Strategic Relationships


“You can’t build a successful relationship if you don’t know why you’re considering partnering in the first place.”

Margaret Wheatley, Turning to One Another: Simple Conversations to Restore Hope to the Future

Strategic relationships offer many benefits to state leaders and state systems building work. Strategic relationships can help with improving services and more effectively using resources. Critical to systems building, they form the basis for synergy—when two or more individuals can work together to achieve a result that is better than what either could have achieved individually. As statewide systems for early learning are being rewoven in the context of school readiness, equal access, and higher quality, strategic relationships provide state leaders with a critical resource—a greater ability to use multiple talents, diverse perspectives, and more creative and collaborative possibilities that yield sustainable results in an increasingly complex environment. When strategic relationships are developed and sustained on an ongoing basis, organizations can respond nimbly to emerging opportunities and needs. 

Strategic relationships can be essential to the strong and diverse communication networks that effective state early childhood leaders cultivate and maintain. For CCDF Administrators, combining strategic relationships to form these networks can include various stakeholders: public officials, public funders, philanthropic organizations, the provider community, statewide associations, advocates, and parents. Cultivating relationships on an ongoing basis as part of a network can stimulate collaborative problem-solving and implementation of systems building and change. Individuals who connect their strategic relationships in this “very down-to-earth, day-to-day way, make the world work.”[1] These relationships and networks can yield sustainable progress to resolve specific issues or take strategic advantage of opportunities, allowing for much bigger results and a smoother process to attain them. Additionally, strategic relationships that are embedded in networks “spread ideas and information … [and] connect all the dots that constitute the vast apparatus of government and influence and interest groups.”[2]


Before engaging in relationships, you should understand what each party sees as the opportunities, challenges, and benefits of the relationship. During this evaluation stage, understanding your motivation, goals, and those with whom you are developing the strategic relationship is critical.

Table 1 shares four questions that may be useful in exploring the mutual value of establishing or continuing a strategic relationship. Understanding the reason behind establishing and maintaining a strategic relationship helps make it successful and maximizes its impact for early childhood systems building. In general, following a strategic plan that outlines a shared vision helps ensure the answers to these questions align toward a common purpose. If a strategic plan is not in place for the state or territory, the process of developing a plan can help engage diverse stakeholders and form strategic relationships.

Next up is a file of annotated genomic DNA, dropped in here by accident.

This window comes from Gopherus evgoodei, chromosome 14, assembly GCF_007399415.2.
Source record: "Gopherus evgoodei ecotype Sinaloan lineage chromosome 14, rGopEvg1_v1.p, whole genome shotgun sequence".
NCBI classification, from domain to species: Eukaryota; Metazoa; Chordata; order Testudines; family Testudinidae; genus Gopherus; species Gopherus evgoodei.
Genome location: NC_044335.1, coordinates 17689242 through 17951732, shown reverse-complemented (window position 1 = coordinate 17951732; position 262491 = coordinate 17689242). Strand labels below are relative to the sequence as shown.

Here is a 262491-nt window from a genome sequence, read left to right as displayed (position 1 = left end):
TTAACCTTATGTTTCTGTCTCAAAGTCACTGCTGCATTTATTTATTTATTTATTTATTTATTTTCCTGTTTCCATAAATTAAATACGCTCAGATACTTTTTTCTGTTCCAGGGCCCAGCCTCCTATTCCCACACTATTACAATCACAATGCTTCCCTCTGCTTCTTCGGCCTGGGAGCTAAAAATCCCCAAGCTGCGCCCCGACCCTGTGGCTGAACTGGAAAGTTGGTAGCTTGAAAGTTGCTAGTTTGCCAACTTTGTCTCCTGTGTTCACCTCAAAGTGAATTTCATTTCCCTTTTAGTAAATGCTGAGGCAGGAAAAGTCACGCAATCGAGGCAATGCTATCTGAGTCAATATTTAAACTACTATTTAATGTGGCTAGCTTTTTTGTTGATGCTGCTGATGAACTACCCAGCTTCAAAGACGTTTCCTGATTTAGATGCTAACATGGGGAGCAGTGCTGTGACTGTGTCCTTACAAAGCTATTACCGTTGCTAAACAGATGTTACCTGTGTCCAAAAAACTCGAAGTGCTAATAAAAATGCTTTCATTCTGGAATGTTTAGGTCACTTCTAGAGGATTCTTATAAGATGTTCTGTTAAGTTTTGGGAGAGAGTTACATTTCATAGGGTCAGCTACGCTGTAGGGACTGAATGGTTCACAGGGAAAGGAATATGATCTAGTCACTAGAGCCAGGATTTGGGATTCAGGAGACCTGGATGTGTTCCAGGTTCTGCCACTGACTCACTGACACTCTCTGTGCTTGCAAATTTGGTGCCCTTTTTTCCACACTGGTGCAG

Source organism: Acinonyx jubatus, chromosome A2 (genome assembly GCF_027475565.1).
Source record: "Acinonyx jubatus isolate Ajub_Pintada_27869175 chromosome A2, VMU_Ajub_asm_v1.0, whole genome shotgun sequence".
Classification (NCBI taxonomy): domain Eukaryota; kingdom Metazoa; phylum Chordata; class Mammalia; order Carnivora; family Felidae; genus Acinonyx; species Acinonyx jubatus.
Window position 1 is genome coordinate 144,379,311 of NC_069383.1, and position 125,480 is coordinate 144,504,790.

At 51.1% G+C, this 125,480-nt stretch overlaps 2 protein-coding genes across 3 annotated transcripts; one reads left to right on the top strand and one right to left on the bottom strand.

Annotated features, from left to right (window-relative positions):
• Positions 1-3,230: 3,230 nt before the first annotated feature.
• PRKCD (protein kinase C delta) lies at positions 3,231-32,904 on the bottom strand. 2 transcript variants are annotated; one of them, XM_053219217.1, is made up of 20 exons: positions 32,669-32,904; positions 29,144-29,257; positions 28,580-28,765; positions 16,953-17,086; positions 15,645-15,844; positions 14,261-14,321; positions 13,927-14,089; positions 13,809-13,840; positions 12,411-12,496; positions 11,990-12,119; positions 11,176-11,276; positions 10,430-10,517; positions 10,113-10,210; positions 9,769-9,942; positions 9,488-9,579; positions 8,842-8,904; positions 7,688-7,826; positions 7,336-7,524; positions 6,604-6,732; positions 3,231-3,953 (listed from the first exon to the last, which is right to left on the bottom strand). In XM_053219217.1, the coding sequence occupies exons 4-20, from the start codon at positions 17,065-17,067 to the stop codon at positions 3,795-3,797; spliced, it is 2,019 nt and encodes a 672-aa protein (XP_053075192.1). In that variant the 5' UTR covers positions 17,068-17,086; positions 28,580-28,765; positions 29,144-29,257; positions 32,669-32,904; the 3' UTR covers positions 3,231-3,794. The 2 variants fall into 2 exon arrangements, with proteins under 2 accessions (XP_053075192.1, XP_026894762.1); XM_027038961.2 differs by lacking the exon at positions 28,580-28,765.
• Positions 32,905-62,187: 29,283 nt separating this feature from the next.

Table 1. Establishing the Value of Strategic Relationships

Exploring the Potential of Early Childhood Strategic Relationships
What early childhood policy or systems issue can this relationship address more effectively?
What needs of the systems will the relationship meet?
What positive change for children and families can this relationship create that neither partner has right now?
Is there an alignment of values, culture, and perspective between early childhood partners?

Understanding why people may or may not be interested in a strategic relationship becomes foundational to initiating and keeping people engaged in the relationship. To successfully engage with another person or organization, one must take the time to understand more about their challenges and goals. An initial meeting with a potential partner may be almost exclusively for this purpose. Future conversations can focus on sharing challenges and goals and finding mutually beneficial ways to work together.


[1] Gladwell, M. (1999). Six degrees of Lois Weisberg. The New Yorker, Jan. 11, 1999. New York: Condé Nast.

[2] Gladwell, M. (1999). Six degrees of Lois Weisberg. The New Yorker, Jan. 11, 1999. New York: Condé Nast.